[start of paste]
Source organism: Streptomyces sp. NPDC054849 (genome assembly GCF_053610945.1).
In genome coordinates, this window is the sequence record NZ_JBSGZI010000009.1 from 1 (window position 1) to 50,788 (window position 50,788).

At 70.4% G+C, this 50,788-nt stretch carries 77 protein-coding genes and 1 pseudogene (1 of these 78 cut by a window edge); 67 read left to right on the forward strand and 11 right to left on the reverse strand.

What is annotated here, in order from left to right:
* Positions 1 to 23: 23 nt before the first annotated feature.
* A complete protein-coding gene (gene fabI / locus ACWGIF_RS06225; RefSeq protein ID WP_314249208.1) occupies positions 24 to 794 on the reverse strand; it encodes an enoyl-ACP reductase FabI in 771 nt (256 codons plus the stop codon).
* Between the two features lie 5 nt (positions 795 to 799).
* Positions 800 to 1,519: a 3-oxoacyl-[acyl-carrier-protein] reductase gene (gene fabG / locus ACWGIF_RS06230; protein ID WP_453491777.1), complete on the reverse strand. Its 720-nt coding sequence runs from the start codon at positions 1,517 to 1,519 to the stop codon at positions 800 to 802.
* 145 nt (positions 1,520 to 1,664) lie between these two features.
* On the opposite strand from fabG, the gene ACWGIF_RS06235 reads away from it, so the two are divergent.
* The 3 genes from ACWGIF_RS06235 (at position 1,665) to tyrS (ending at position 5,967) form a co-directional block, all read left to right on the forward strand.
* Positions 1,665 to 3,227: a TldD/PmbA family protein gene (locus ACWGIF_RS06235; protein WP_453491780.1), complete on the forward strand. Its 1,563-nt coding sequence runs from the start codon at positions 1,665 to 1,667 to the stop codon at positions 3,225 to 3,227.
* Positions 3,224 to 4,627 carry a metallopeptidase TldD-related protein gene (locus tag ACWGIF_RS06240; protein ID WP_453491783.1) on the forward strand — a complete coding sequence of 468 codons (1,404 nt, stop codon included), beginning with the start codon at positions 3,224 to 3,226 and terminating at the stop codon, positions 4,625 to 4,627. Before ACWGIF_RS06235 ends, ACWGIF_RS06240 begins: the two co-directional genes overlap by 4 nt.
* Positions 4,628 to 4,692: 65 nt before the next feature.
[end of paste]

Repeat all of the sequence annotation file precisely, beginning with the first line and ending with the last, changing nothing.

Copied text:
Source organism: Streptomyces sp. NPDC054849 (genome assembly GCF_053610945.1).
In genome coordinates, this window is the sequence record NZ_JBSGZI010000009.1 from 1 (window position 1) to 50,788 (window position 50,788).

At 70.4% G+C, this 50,788-nt stretch carries 77 protein-coding genes and 1 pseudogene (1 of these 78 cut by a window edge); 67 read left to right on the forward strand and 11 right to left on the reverse strand.

What is annotated here, in order from left to right:
* Positions 1 to 23: 23 nt before the first annotated feature.
* A complete protein-coding gene (gene fabI / locus ACWGIF_RS06225; RefSeq protein ID WP_314249208.1) occupies positions 24 to 794 on the reverse strand; it encodes an enoyl-ACP reductase FabI in 771 nt (256 codons plus the stop codon).
* Between the two features lie 5 nt (positions 795 to 799).
* Positions 800 to 1,519: a 3-oxoacyl-[acyl-carrier-protein] reductase gene (gene fabG / locus ACWGIF_RS06230; protein ID WP_453491777.1), complete on the reverse strand. Its 720-nt coding sequence runs from the start codon at positions 1,517 to 1,519 to the stop codon at positions 800 to 802.
* 145 nt (positions 1,520 to 1,664) lie between these two features.
* On the opposite strand from fabG, the gene ACWGIF_RS06235 reads away from it, so the two are divergent.
* The 3 genes from ACWGIF_RS06235 (at position 1,665) to tyrS (ending at position 5,967) form a co-directional block, all read left to right on the forward strand.
* Positions 1,665 to 3,227: a TldD/PmbA family protein gene (locus ACWGIF_RS06235; protein WP_453491780.1), complete on the forward strand. Its 1,563-nt coding sequence runs from the start codon at positions 1,665 to 1,667 to the stop codon at positions 3,225 to 3,227.
* Positions 3,224 to 4,627 carry a metallopeptidase TldD-related protein gene (locus tag ACWGIF_RS06240; protein ID WP_453491783.1) on the forward strand — a complete coding sequence of 468 codons (1,404 nt, stop codon included), beginning with the start codon at positions 3,224 to 3,226 and terminating at the stop codon, positions 4,625 to 4,627. Before ACWGIF_RS06235 ends, ACWGIF_RS06240 begins: the two co-directional genes overlap by 4 nt.
* Positions 4,628 to 4,692: 65 nt before the next feature.